National Insect Week Poetry Challenge: Take part with Fi, Anna Kisby, Lucy Whitehead, Geraldine Clarkson, Colin Bancroft, Elizabeth Moura, Debbie Strange, Karlo Sevilla, Dr. M. W. Bewick, Samantha Merz, sonja benskin mesher, Chris Jones, Jay Caldwell, David Rudd-Mitchell, Yvonne Marjot, Susanna Lee, David Pollard, Mark Grainger, Samantha Merz, Bethany Mitchell, Charlie Ulyatt, Claudia Serea, Michelle Stevens, M. T. Simon, Anjum Wasir Dar, Jim (the Poet) Young, Devon Marsh, Graham Bibby, Briony Collins, Dai Fry and myself. Monday: Dragonflies, Tuesday: Wasps And Bees, Wednesday: Ants, Thursday: Beetles, Friday: Butterflies, Saturday: Moths, Sunday: Flies. Email me and I will add yours to my daily WordPress posts, also posted to Twitter and Facebook. You can still add to all the posts already published. Here are today’s: Moths

Night after night, the tiniest moths snip
Bits off stars, causing them to fall.
You may have seen these moths, and ignored them.
They are very plain, and very small.
Yet the giant lunas of dreams and nightmares
Are not able to reach those stars.
-Elizabeth Moura

14463277_10154638723256177_7804934958290103387_n26157751_899422956889654_1732781852374073344_n64913344_2258318620954480_2057297422207418368_nIMAG4574sonja benskin mesher. threeteeth


#vss365 #BardBits #WrittenRiver 1613 #DimpleVerse #FeelLines #acrostic


”Hedonist of souls and seasons”

Dinting Fields by Jay Cladwell in Places Of Poetry

-Dinting Fields by Jay Caldwell, originally published in Places Of Poetry. Published by kind permission

Nuns Galore

I remember a time when the desert wasn’t metaphor,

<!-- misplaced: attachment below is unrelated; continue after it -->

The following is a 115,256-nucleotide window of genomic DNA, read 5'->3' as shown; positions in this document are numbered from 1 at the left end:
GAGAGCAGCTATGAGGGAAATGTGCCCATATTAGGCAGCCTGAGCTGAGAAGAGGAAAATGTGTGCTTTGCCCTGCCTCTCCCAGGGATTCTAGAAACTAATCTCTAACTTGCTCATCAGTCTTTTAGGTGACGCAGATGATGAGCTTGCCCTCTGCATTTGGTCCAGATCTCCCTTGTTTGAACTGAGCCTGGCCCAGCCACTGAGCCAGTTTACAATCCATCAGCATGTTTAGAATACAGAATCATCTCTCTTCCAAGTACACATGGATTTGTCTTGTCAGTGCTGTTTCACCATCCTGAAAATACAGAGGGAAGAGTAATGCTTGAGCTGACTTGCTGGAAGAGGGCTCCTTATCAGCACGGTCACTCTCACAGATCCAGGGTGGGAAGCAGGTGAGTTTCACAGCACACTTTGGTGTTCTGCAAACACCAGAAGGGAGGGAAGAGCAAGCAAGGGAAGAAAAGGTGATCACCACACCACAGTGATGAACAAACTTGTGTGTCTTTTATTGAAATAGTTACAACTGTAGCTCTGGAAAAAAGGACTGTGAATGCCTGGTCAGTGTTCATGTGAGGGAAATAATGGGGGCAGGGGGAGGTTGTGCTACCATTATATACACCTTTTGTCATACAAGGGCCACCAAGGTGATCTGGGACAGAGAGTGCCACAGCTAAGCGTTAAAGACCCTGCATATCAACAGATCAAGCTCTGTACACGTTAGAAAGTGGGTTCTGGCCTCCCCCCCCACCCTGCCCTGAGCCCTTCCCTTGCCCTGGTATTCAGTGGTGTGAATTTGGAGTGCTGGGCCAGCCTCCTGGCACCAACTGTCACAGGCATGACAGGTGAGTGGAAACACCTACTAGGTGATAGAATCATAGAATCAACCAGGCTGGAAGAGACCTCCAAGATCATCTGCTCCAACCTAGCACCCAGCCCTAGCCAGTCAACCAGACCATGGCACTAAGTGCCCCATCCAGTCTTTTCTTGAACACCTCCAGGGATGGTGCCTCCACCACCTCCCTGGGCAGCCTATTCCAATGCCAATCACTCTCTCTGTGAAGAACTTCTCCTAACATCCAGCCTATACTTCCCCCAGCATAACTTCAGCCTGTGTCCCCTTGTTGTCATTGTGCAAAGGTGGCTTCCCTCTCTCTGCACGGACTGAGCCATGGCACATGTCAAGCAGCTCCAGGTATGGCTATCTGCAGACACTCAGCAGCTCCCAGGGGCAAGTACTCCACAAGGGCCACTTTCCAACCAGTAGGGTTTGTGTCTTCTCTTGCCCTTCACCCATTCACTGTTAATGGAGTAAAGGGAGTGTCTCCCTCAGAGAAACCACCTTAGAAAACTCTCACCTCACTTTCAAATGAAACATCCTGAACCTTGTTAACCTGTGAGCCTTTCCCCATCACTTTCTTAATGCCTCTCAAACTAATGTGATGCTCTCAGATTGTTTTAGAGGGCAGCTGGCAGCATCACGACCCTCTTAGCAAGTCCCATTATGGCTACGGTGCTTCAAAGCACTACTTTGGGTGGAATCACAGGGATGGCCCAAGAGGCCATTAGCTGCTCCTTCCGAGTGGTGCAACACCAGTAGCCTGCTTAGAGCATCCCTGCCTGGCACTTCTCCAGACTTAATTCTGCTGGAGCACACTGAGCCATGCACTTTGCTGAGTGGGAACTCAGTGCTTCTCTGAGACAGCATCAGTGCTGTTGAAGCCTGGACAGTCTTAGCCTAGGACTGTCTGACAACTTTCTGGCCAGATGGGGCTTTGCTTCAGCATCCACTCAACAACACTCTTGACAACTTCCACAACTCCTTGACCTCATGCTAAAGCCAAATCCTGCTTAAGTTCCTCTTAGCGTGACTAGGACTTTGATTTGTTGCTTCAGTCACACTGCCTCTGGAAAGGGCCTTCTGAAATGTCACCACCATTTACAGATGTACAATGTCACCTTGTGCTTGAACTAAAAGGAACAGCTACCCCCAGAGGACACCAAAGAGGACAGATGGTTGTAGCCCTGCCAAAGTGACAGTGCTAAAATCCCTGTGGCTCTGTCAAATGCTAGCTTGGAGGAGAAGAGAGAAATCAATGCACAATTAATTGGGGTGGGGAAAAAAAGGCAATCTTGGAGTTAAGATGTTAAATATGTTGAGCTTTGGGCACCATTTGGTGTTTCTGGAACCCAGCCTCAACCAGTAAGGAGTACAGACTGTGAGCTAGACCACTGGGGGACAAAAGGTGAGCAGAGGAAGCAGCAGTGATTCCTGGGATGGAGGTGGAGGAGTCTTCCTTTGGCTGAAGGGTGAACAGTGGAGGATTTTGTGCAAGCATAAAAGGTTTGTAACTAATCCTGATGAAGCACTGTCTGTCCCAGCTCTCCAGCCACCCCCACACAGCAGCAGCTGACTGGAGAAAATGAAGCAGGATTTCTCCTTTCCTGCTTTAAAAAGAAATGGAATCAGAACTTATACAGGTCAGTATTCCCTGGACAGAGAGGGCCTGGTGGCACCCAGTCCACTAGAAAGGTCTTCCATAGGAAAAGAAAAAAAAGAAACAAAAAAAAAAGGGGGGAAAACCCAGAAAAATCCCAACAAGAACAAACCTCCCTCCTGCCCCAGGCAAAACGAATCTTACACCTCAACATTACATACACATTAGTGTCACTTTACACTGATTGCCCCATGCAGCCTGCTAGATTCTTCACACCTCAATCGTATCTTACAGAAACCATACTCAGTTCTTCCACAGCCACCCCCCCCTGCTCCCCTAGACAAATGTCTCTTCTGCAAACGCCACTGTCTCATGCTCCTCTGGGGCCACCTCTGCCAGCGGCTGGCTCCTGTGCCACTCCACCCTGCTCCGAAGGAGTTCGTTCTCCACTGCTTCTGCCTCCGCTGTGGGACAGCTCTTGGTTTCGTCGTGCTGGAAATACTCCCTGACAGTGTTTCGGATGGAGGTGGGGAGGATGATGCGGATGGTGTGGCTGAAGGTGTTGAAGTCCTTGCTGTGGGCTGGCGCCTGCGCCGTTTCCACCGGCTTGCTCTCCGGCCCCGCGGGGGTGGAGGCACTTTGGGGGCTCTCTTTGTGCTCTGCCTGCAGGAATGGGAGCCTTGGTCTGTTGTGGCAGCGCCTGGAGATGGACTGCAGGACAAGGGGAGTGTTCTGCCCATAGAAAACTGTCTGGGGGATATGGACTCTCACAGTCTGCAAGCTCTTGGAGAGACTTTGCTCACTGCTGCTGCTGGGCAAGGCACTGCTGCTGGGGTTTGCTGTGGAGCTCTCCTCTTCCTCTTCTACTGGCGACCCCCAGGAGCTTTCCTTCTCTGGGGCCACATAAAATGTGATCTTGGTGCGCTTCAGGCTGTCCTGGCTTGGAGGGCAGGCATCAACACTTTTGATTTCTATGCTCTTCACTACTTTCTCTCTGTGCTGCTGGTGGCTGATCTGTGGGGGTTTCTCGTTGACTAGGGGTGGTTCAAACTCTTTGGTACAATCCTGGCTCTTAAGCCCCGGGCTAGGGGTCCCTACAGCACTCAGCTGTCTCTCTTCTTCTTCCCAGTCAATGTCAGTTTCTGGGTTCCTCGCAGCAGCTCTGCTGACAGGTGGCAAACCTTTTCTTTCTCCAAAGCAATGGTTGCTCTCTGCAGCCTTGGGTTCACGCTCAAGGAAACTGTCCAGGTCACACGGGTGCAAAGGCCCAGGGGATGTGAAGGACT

when I was inserted there, for dry-throated reasons,
for years. A tree outside my cell leaved itself after rain
with lime parakeets and open-handed moths cloaking
the trunk with heavy wings of serge.
A decent desert, worth its salt. A sister-lined system.
The desert isn’t the desert unless it is too big for you.
This spiritual wilding lacks waymarkers and bounds.
And we were desert mothers and accomplices,
engendering puddle-babies and preening date palms;
aspersing them with quarter-buckets of day-old
well water, when it could be spared:
until they poked out flaring devils’ tongues—
which seemed to give a focus.

Days Round like the Moon

Mapped to the urban (but the soul can live on a little green,
can thrive on a tree; witness Coleridge’s patch of sky),
they nonetheless call themselves women of the blue flowers,
who flow back to the source, small and pink-breasted, multifoliate,
stamens alight. They will never be obsolete, women of the blue faces,
women of the blue fleeces, their tongues plumped up, giving rue,
dealing it like it was a winning hand at rummy, a many-wristed mother
wiping little mouths with a muslin napkin, while slow white moths
gather at the door. During Compline on the radio, a husband makes a pass
at the agency cook, who takes it all in her athletic stride. At day’s end,
the rhythm of the hours pauses on its cusp and the women reclothe
themselves in midnight blue, clutching the stars, women of the blue faeces,
dusting the moon and sinking down naked to dawn and Lauds.

-Geraldine Clarkson

David Pollard Moths

-David Pollard

moths on the screen door
light is a wicked thing
blinding the hopeful
drawing in fragile creatures